Honor and Betrayal

July 25th, 2003  

Topic: Honor and Betrayal

As part of the Treaty of Limerick in 1691, the Irish forces of Patrick Sarsfield, who had fought the army of William of Orange to a standstill, were given the option of sailing to France to join the Stuart King, James II, in exile.

Shortly after Sarsfield signed the Treaty of Limerick a French fleet arrived with reinforcements for the Irish and many urged Sarsfield to tear up the Treaty and fight on. This he would not do; having given his word of honor, he kept it. Believing they had negotiated a treaty that guaranteed the rights of their people, perhaps as many as twenty thousand Irish soldiers sailed with Sarsfield to France. The treaty that Sarsfield had honored would never be honored by the British. With cruel irony they would tear up the treaty and replace it with the Penal Laws, stripping Irish Catholics of their land, persecuting them for their religion and removing every right of citizenship. Irish Catholics couldn't own property of any kind, they were banned from an education and the Irish language was made illegal. On this note of dishonor and betrayal began the saga of "The Wild Geese."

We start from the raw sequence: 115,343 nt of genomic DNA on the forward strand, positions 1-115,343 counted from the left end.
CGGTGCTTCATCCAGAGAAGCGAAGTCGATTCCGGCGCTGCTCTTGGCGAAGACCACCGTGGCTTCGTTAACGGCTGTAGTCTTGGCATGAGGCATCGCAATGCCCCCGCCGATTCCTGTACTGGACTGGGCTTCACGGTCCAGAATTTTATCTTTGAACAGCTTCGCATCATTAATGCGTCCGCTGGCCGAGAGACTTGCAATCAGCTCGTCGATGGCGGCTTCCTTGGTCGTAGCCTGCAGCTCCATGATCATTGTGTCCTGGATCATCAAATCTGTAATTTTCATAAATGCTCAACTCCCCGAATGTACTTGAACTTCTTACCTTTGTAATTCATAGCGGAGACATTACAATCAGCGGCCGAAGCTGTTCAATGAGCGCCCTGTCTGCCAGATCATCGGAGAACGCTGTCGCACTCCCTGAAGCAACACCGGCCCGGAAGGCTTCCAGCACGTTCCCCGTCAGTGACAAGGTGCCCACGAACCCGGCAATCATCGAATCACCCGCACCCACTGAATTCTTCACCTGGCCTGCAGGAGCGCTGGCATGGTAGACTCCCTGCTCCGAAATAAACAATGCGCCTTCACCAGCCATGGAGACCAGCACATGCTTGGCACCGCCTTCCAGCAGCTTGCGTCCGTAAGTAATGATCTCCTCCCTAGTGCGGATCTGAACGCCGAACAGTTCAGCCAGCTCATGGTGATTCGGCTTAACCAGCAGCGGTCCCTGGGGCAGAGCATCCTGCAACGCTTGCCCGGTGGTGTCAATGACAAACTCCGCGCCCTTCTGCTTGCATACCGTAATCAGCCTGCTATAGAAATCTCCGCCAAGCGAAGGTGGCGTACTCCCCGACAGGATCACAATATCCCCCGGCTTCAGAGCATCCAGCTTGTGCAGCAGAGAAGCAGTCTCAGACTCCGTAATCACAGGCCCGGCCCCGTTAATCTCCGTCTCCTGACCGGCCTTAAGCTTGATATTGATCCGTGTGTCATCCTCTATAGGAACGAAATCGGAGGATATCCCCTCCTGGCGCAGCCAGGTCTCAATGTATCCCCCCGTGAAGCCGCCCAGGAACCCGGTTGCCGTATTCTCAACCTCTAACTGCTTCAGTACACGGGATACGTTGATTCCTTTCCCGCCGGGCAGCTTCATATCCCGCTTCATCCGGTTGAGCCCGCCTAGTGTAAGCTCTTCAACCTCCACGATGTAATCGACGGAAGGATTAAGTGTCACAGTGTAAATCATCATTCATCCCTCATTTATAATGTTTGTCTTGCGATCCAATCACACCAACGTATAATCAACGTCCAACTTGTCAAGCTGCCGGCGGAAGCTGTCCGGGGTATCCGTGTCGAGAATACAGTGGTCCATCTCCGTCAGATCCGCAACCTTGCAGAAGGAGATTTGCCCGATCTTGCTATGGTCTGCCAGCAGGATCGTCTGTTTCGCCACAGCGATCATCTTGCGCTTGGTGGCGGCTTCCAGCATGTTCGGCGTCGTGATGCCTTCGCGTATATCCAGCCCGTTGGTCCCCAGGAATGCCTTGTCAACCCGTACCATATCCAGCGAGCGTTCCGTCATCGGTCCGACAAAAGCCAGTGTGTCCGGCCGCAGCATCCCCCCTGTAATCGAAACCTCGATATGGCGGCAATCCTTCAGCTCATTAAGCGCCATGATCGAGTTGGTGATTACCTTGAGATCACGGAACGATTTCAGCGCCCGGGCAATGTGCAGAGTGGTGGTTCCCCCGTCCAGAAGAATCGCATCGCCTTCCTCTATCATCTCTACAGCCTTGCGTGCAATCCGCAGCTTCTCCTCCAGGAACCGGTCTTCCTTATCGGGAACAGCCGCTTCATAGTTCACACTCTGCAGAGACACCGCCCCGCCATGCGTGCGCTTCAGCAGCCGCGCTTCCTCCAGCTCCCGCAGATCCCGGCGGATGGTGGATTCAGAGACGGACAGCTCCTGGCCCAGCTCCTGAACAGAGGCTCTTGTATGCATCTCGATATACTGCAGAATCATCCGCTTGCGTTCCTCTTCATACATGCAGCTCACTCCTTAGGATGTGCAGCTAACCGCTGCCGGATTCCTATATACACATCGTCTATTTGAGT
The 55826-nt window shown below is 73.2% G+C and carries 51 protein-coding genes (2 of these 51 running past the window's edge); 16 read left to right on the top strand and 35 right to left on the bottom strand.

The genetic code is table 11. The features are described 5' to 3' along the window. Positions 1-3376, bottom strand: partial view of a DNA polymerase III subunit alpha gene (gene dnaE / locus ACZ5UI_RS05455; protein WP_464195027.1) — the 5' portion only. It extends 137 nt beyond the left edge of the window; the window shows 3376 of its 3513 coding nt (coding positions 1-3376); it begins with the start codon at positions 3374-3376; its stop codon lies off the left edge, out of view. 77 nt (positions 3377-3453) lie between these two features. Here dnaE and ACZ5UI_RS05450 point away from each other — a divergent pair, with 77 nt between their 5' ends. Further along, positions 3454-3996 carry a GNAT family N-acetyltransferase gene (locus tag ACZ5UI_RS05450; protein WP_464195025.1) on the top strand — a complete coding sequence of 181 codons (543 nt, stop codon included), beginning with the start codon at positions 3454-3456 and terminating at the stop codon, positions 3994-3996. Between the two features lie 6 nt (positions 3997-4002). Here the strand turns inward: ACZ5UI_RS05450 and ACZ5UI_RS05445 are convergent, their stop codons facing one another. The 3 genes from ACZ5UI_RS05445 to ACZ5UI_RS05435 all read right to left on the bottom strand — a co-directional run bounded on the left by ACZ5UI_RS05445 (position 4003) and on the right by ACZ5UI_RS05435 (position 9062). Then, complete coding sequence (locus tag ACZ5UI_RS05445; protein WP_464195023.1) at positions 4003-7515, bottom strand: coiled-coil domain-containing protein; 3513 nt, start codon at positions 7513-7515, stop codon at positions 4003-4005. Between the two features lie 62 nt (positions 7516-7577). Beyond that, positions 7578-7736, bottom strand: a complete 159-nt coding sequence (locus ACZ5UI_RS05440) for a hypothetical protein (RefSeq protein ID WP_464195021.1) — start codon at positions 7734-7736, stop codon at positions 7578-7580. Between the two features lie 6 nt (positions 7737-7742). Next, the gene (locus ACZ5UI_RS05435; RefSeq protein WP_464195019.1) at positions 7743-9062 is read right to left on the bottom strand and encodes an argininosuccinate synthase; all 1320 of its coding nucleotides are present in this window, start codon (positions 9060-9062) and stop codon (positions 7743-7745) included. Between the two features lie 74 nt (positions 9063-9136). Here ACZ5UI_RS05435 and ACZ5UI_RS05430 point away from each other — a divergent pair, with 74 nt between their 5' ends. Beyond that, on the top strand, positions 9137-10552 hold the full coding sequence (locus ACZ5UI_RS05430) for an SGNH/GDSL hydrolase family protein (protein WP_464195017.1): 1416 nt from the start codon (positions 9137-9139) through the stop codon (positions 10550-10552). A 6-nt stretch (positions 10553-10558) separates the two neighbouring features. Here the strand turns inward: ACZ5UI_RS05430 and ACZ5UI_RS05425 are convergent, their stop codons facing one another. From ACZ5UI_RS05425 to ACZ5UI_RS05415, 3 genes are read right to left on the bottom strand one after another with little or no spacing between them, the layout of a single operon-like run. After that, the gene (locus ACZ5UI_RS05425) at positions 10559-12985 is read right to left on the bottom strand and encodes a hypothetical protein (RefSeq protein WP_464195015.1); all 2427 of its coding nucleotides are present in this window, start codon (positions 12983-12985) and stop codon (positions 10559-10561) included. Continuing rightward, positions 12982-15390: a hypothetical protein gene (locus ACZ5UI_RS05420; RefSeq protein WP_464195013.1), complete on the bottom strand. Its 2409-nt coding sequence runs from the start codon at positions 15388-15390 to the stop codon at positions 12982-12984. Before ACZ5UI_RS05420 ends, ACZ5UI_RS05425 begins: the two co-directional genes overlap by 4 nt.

"Cuimnidh ar Luimneach agus ar Feall na Sasanach!" -- Remember Limerick and the Saxon Faith (i.e., English betrayal) -- became a battle cry of the Irish Brigade in the service of France.

In 1745, after France's Irish Brigade was so instrumental in the famous victory over the British at Fontenoy, England's King George II would express a sentiment many British soldiers would have reason to second over the years: "Cursed be the laws which deprive me of such subjects."
July 25th, 2003  
Thanks a lot for the story.

It was very interesting!
I didn't know this at all...
March 7th, 2004  
Extremely interesting
March 7th, 2004  
Wow, no wonder they hate each other - I didn't know things like this.